The following two paragraphs have been added to the assembly manual, and should be  observed  if  you  recover your Lazair':  

"As with most acrylic adhesives, the initial tack with this tape is only moderate, but the  adhesion  improves as  it  ages.  For this reason, it is essential that the tape be firmly pressed down to make sure there is 100 percent initial contact.  Then, as the adhesive cures, a proper bond will develop."  

"Unlike Mylar and most other heat shrinkable covering materials, Teldar will continue to shrink  significantly after  the heat source has been removed.  Therefore, to avoid overheating the Tedlar, apply the heat for a few seconds, then remove it and check for signs of shrinkage.  If there is no indication, heat it  a  bit  longer, then  remove  the  heat  and check again for shrinkage.  As the heating period is Increased, you will find the correct exposure so most of the shrinkage will occur after the heat source has  been  removed.   If  the  heat is  maintained  on  the  Tedlar  for a significant period of time after it begins to shrink, it is possible to overheat the material and reduce the adhesion of the tape."  


We have received one report of a Rotax engine stoppage becausd the small wire between  the  magneto  coil  and the  condenser  was  routed  improperly  and  contacted  the  rotating flywheel.  Although this is an unlikely

situation, we will be checking all engines before they  are  shipped  to  ensure  that  the  wire  routing  is correct.   Engines  in  the  field can be checked quite easily if the engine is removed from the nacelle.  The flywheel does not have to be removed since it has cutouts through which the wiring may be inspected. 

We also know of two engines which made rather ominous noises when  the  crankshaft  was  rotated  because  the polefaces  on  the  lighting coil were rubbing on the flywheel, so it might be wise to also check that the two screws securing the lighting coil are tight.  This can also be done without removing the flywheel.


We recently received the second report of an engine being damaged because it ingested the valve stem from  the compression  release.   To  preclude  the possibility of this happening on one of your engines, we suggest you pry off the little green plastic cap and inspect the quality of the riveting which holds the  aluminum  button onto  the  valve  stem.   If there Is any sign of weakening or bad riveting, the compression release should be replaced.  The plastic cap is not required and may be left off to permit a check of  the  compression  release in every preflight inspection. 


Item 6.16 in an earlier Tech Update described a problem where the BE rodends tend to rotate in  the  P3  plugs during  cross  control  of  rudder and aileron.  This problem has been eliminated on the Series III Lazair~ by the use of a totally different control linkage, but if you have one of the earlier models with rudder  pedals, you  can make two relatively simple changes.  First, replace the large diameter S675 spacers supplied with the earlier kits with the small diameter S344 spacers used on the Series III kits (with W3H washers added to  make up the required length).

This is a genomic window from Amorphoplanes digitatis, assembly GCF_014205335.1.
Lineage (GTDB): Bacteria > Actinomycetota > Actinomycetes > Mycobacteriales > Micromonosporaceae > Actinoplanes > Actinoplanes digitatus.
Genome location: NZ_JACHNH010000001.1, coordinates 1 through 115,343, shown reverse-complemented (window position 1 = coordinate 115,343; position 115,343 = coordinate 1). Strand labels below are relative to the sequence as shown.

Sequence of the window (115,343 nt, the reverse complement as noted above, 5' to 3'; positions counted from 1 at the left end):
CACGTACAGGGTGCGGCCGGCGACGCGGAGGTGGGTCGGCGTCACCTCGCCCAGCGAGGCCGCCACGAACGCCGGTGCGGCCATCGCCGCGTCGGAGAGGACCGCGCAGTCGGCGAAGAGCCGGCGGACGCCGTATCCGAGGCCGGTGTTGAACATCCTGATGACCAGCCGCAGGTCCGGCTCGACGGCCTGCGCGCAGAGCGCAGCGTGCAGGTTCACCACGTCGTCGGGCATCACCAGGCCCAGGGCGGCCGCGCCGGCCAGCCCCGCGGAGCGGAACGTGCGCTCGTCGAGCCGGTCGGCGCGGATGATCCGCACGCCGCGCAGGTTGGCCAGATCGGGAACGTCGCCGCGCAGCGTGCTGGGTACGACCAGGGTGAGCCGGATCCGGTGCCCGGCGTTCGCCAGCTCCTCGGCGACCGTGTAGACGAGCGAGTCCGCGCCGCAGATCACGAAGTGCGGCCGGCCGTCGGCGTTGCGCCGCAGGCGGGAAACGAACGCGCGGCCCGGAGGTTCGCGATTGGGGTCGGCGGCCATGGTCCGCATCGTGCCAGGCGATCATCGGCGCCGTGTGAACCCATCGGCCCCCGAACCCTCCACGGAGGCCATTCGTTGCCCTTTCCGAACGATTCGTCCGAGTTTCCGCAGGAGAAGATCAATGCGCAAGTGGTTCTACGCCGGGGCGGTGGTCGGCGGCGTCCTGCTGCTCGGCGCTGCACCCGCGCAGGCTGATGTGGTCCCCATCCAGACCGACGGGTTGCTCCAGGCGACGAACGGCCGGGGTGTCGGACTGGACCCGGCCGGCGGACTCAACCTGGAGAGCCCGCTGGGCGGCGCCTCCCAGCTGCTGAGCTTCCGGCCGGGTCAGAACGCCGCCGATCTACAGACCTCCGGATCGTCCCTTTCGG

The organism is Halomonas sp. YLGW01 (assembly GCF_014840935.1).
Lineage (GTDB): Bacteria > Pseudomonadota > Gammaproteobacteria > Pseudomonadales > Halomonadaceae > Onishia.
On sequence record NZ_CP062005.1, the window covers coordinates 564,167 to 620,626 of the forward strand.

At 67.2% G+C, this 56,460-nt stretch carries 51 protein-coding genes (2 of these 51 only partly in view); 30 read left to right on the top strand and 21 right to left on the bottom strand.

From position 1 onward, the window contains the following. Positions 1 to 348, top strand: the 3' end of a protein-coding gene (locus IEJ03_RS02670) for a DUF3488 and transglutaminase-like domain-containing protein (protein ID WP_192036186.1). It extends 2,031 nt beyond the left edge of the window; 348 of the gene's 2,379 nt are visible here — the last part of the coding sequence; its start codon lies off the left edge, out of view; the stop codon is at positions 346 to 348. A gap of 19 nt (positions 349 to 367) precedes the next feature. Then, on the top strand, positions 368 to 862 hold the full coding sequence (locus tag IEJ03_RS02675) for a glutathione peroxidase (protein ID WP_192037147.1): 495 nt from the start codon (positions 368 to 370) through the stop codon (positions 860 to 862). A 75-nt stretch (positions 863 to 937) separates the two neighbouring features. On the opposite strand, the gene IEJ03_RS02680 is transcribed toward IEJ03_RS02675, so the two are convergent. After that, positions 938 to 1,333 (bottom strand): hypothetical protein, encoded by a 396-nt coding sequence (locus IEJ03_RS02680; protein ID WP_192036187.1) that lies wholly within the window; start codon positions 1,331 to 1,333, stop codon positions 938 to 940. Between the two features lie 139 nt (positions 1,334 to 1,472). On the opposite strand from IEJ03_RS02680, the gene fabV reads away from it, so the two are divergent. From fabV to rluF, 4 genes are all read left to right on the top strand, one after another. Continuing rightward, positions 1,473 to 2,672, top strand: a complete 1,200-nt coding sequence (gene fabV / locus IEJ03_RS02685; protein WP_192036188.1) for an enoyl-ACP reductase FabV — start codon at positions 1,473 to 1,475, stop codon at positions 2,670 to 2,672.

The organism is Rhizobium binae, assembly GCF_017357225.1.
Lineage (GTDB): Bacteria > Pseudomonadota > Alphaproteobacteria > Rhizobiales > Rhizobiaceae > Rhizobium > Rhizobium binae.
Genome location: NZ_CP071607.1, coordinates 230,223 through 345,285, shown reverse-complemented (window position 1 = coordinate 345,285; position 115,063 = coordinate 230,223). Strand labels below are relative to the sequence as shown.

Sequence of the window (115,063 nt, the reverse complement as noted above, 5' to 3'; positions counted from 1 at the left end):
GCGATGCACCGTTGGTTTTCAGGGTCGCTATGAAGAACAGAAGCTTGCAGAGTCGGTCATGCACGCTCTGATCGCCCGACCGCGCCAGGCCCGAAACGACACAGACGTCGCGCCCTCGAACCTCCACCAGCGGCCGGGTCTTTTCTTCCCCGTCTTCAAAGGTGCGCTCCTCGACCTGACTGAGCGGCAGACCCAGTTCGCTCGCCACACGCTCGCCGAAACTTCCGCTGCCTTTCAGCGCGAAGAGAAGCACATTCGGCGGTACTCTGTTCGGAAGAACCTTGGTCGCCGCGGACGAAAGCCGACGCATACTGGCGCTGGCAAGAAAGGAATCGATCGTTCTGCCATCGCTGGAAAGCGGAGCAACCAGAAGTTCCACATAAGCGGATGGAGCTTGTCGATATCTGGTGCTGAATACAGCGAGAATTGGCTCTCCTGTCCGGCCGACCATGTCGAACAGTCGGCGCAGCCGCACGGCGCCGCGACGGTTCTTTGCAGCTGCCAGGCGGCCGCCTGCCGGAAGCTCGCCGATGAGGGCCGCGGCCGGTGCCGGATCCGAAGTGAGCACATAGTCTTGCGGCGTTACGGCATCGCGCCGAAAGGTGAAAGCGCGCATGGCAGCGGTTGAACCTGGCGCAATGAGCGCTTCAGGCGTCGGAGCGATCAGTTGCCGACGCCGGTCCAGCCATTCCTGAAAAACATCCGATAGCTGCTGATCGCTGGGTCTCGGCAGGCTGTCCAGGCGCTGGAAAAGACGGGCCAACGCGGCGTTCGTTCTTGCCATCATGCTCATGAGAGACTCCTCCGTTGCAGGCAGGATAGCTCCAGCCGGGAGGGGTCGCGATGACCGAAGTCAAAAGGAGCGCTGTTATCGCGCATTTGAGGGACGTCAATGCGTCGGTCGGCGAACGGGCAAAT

Secondly, the allowable rotation of the ball can be increased  by inserting  a 3/16 inch diameter chainsaw file through the pinhole in the ball and carefully filing out a small section of the  ball retainer  as  shown.   Only a very small amount of metal needs to be removed, so don't file away any more than necessary. 


That little white plastic cover on the bottom of the carburetor on the Rotax engines contains a  small  filter screen.   This  should be removed and inspected (and cleaned if necessary) after the first few hours and every 50 hours thereafter to verify that the fuel filter in the tank is doing its job. 

The problem with the felt fuel filters described in Tech Update Item 5.2 appears to have  been  eliminated  by the elimination of the felt fuel filters.  The newer kits are supplied with an all metal screen-type filter. 


If you're still flying one of the very early Lazair's (the ones with the spoked wheels) you  should  pull  the wheels  off  at least once every 50 hours and check the 4130 steel axle tubes for any indication of rust, wear or any other condition which could lead to failure.  We have had two reports of axle breakage resulting  in  a sudden  and  extreme  Increase  in dihedral.  In one case, the airframe had been highly modified by a previous owner and the steel axle had been replaced by a small diameter aluminum rod with a cross-drilled  hole  in  it  prior to the failure.  The other one, however, appears to be a failure of the original  axle  tube  caused  by wear  as  a  result  of a wheel bearing seizure.  In lieu of the frequent disassembly and inspectl9n. the axle could be replaced by the later double wall large diameter aluminum one with the tundra wheels1 or a  1/8  inch stainless steel cable could be installed to keep the A-frame from spreading in the event of an axle failure.


There is an indication that the head gaskets on the Rotax engines may compress unevenly if the head  nuts  are repeatedly  retorqued1 and this could eventually result in a cracked cylinder head.  Retorquing the heads once or twice during the first few hours of operation is not uncommon, but if you find  it  necessary  to  retorque the  head  3  or  4  times,  It  is  strongly  recommended  that you replace the head gasket.  The recommended tightening sequence and torque value are given in Tech Update Item 5.9.